Reading List: Napoleonic Wars


Battle of Waterloo re-enactment.

From 1803 to 1815, the French Empire led by Napoleon fought many bloody battles against several European powers, continuing the French Revolutionary Wars. These wars were not fought by professional soldiers, but by the people themselves; defending the nation had become a responsibility of all. This “levée en masse” (mass conscription) resulted in military conflicts on an unprecedented scale. Napoleon initially managed to conquer most of Europe, but his power began to collapse when he tried to invade Russia in 1812, with disastrous results. In 1815, he was defeated at the Battle of Waterloo.

The Charterhouse of Parma (1839), Stendhal

As for Napoleon’s succeeding, that, my poor boy, is impossible; our gentlemen will certainly manage to destroy him. Did you not hear, a week ago, at Milan the story of the twenty-three plots to assassinate him, all so carefully planned, from which it was only by a miracle that he escaped? And at that time he was all-powerful. And you have seen that it is not the will to destroy him that is lacking in our enemies; France ceased to count after he left it.

The Count of Monte Cristo (1844), Alexandre Dumas

“Napoleon is the Mahomet of the West, and is worshipped by his commonplace but ambitions followers, not only as a leader and lawgiver, but also as the personification of equality.”

“He!” cried the marquise: “Napoleon the type of equality! For mercy’s sake, then, what would you call Robespierre? Come, come, do not strip the latter of his just rights to bestow them on the Corsican, who, to my mind, has usurped quite enough.”

Vanity Fair (1848), William Makepeace Thackeray

Our surprised story now finds itself for a moment among very famous events and personages, and hanging on to the skirts of history. When the eagles of Napoleon Bonaparte, the Corsican upstart, were flying from Provence, where they had perched after a brief sojourn in Elba, and from steeple to steeple until they reached the towers of Notre Dame, I wonder whether the Imperial birds had any eye for a little corner of the parish of Bloomsbury, London, which you might have thought so quiet, that even the whirring and flapping of those mighty wings would pass unobserved there?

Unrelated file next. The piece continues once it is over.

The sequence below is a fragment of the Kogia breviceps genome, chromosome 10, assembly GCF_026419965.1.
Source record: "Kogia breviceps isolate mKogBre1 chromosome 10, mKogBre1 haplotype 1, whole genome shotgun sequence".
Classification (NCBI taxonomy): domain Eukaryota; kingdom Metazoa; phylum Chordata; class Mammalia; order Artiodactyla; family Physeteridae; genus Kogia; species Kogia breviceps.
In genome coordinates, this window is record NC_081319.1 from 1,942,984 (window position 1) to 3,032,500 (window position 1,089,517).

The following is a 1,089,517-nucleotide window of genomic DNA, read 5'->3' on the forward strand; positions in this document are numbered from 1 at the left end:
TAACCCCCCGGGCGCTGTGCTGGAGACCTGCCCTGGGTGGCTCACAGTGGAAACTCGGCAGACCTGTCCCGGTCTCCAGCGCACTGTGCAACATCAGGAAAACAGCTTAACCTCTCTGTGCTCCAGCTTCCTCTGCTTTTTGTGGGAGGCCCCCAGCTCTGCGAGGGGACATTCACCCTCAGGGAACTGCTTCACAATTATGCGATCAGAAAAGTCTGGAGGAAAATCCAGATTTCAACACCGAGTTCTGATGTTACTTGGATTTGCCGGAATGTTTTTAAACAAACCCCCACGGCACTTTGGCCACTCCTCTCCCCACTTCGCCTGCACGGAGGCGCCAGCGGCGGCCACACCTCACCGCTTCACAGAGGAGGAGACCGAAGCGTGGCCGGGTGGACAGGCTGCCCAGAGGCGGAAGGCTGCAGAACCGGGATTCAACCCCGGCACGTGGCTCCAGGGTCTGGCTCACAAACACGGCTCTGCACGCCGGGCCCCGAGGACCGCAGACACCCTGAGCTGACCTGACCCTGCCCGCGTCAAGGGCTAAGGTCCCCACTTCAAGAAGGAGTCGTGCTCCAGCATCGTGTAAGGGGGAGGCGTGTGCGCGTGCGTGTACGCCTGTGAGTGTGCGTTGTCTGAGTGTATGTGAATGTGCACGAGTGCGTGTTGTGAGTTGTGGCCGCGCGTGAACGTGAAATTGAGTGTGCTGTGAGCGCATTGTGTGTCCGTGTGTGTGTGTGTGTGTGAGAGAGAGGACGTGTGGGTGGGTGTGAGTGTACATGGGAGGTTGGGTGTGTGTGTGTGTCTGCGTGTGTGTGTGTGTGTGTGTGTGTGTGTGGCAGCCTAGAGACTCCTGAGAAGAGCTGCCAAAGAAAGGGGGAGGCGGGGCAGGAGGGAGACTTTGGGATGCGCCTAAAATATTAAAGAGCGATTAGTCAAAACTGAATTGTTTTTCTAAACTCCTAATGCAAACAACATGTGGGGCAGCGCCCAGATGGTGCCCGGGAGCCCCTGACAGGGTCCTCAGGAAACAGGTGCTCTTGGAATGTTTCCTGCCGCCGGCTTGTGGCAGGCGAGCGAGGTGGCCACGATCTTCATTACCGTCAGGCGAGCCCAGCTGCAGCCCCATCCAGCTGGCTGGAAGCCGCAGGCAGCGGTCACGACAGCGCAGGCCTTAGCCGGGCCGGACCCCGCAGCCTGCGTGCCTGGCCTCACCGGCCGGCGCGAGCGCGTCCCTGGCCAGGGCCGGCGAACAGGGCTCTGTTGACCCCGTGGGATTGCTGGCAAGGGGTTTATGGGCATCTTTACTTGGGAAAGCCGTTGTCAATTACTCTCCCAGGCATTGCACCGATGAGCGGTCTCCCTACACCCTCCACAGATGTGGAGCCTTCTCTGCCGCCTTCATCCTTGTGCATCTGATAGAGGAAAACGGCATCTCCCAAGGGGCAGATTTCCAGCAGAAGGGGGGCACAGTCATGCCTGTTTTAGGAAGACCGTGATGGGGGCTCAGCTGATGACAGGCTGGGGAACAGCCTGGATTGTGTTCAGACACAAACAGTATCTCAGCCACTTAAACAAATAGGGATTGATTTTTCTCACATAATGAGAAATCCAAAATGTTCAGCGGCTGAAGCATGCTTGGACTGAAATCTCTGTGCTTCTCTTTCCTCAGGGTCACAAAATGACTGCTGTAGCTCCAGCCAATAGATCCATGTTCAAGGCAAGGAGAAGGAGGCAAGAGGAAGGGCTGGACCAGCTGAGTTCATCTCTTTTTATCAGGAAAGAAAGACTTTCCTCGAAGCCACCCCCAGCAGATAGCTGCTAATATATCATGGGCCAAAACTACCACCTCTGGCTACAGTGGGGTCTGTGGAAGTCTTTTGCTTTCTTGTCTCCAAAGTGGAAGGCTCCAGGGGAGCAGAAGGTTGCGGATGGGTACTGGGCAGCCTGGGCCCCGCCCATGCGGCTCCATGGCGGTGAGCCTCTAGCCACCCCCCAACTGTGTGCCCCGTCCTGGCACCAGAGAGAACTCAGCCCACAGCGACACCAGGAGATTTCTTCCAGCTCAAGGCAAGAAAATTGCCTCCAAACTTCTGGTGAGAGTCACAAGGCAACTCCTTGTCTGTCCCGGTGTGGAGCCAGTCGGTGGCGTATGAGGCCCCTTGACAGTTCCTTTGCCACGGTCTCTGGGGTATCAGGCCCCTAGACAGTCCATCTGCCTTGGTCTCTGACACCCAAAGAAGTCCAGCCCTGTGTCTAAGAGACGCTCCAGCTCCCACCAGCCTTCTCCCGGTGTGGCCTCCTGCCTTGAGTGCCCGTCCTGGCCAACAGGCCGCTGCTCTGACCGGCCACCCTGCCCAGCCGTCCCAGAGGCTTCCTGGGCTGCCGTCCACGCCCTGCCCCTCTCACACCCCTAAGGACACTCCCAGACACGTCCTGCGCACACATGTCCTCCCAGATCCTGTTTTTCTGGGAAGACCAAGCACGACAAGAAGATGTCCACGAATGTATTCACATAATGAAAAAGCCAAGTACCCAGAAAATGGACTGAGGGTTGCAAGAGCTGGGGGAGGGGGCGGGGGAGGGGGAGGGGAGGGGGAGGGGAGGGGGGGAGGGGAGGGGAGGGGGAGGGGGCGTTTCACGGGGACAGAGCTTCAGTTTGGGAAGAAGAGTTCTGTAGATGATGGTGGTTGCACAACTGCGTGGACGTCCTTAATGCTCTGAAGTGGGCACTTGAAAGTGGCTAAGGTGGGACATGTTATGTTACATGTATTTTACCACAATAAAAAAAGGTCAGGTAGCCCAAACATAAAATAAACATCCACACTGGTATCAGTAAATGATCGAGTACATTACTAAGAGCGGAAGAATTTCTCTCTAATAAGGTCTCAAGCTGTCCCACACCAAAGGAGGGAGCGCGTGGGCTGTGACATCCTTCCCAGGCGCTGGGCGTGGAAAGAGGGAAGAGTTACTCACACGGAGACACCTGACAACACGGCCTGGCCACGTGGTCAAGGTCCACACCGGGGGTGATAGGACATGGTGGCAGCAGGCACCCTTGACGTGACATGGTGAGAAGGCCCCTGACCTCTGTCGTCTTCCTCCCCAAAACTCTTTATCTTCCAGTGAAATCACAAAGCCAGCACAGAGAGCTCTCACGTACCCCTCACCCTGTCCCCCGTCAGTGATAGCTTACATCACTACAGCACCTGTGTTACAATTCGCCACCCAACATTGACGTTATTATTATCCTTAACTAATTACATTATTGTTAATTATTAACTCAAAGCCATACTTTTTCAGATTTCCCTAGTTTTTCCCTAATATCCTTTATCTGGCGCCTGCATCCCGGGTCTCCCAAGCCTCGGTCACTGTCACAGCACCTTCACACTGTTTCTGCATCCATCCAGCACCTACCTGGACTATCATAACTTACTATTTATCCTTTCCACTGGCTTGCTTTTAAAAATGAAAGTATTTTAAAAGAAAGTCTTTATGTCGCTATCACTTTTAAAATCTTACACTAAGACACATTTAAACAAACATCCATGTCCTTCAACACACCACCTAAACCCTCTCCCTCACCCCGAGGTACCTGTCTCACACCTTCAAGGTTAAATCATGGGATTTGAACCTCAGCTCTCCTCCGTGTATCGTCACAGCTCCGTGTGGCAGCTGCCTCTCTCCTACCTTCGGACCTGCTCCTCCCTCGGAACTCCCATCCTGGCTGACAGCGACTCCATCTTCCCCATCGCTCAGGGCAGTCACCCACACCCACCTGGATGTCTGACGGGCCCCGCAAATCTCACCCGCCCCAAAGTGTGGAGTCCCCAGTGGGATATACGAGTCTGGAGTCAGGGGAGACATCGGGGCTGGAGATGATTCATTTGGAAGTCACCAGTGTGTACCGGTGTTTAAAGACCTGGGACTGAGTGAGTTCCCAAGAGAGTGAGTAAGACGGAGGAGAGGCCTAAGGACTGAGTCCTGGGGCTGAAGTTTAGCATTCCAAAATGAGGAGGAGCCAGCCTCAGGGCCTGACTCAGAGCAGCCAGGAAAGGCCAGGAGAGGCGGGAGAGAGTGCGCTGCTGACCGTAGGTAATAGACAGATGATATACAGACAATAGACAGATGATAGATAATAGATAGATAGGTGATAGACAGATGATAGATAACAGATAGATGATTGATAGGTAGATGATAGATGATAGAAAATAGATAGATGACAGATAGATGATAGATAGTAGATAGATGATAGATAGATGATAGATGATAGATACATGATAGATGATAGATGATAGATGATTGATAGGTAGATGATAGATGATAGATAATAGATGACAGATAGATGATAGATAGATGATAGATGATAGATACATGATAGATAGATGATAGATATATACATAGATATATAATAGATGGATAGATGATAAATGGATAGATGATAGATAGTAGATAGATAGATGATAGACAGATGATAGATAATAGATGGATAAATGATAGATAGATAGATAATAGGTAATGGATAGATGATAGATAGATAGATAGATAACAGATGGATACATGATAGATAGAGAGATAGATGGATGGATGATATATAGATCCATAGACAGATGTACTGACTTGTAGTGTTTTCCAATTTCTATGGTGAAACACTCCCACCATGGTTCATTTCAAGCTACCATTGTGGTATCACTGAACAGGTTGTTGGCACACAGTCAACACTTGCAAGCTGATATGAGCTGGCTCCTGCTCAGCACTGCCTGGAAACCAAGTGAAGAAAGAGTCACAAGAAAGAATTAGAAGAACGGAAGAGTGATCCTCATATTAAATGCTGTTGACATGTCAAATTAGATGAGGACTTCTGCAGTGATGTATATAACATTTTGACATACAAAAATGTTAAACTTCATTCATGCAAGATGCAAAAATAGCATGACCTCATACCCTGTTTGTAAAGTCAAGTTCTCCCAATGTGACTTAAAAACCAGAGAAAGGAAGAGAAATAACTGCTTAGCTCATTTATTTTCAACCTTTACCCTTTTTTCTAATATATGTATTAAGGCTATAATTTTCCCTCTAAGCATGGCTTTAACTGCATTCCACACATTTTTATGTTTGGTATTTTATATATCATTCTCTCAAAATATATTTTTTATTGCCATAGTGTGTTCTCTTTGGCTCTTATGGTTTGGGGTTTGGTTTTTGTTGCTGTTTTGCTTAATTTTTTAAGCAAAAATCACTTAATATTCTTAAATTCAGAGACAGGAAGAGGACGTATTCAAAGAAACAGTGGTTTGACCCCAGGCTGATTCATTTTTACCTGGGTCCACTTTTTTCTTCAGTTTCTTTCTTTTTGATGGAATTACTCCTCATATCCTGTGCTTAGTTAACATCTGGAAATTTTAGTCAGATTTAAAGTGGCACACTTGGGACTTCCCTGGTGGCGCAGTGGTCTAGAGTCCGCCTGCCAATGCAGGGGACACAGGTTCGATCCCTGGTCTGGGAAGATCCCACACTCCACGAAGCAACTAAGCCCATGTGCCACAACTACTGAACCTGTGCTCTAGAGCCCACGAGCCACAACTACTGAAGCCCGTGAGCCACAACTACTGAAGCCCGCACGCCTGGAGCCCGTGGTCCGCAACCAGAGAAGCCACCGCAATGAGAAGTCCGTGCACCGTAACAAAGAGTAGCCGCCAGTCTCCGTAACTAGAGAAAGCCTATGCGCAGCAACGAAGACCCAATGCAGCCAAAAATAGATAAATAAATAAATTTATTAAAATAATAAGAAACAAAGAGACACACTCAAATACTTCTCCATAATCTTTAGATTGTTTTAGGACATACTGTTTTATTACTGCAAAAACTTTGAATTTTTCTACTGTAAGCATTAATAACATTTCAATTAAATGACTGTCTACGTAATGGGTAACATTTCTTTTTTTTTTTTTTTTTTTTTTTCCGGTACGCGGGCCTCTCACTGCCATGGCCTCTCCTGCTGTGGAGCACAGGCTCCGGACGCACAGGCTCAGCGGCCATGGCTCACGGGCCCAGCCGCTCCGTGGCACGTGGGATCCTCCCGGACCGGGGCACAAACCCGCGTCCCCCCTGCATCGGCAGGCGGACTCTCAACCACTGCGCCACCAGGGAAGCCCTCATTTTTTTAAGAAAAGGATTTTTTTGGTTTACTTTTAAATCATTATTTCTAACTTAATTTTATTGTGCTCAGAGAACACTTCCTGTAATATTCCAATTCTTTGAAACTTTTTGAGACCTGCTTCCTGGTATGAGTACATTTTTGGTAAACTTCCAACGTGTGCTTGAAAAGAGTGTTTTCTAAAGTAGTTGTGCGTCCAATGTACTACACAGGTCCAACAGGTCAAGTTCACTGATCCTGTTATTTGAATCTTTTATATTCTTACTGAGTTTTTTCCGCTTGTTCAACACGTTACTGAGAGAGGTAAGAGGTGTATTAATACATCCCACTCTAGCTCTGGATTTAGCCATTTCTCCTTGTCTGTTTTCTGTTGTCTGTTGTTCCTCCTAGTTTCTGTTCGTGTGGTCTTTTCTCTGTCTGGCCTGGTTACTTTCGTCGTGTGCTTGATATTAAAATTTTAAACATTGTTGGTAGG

Les Misérables (1862), Victor Hugo

“What is the name of this place?” inquired the wayfarer.

“Hougomont,” said the peasant woman.

The traveller straightened himself up. He walked on a few paces, and went off to look over the tops of the hedges. On the horizon through the trees, he perceived a sort of little elevation, and on this elevation something which at that distance resembled a lion.

He was on the battle-field of Waterloo.

War and Peace (1869), Leo Tolstoy

“The execution of the Duc d’Enghien,” declared Monsieur Pierre, “was a political necessity, and it seems to me that Napoleon showed greatness of soul by not fearing to take on himself the whole responsibility of that deed.”

“Dieu! Mon Dieu!” muttered Anna Pavlovna in a terrified whisper.

“What, Monsieur Pierre… Do you consider that assassination shows greatness of soul?” said the little princess, smiling and drawing her work nearer to her.

The Exploits and Adventures of Brigadier Gerard (1896), Arthur Conan Doyle

Our regiment of hussars was quartered with the horse chasseurs of the guard at Fontainebleau. It is, as you know, but a little place, buried in the heart of the forest, and it was wonderful at this time to see it crowded with Grand Dukes and Electors and Princes, who thronged round Napoleon like puppies round their master, each hoping that some bone might be thrown to him.

The Horatio Hornblower series (1937 – 1967), C.S. Forester

Clairvoyant, Hornblower could foresee that in a year’s time, the world would hardy remember the incident. In twenty years, it would be entirely forgotten. Yet those headless corpses up there in Muzillac; those shattered redcoats; those Frenchmen caught in the four-pounder’s blast of canister — they were as dead as if it had been a day in which history had been changed.

Master and Commander (1969), Patrick O’Brian

But you know as well as I, patriotism is a word; and one that generally comes to mean either my country, right or wrong, which is infamous, or my country is always right, which is imbecile.

Jonathan Strange & Mr Norrell (2004), Susanna Clarke

“Can a magician kill a man by magic?” Lord Wellington asked Strange. Strange frowned. He seemed to dislike the question. “I suppose a magician might,” he admitted, “but a gentleman never would.”

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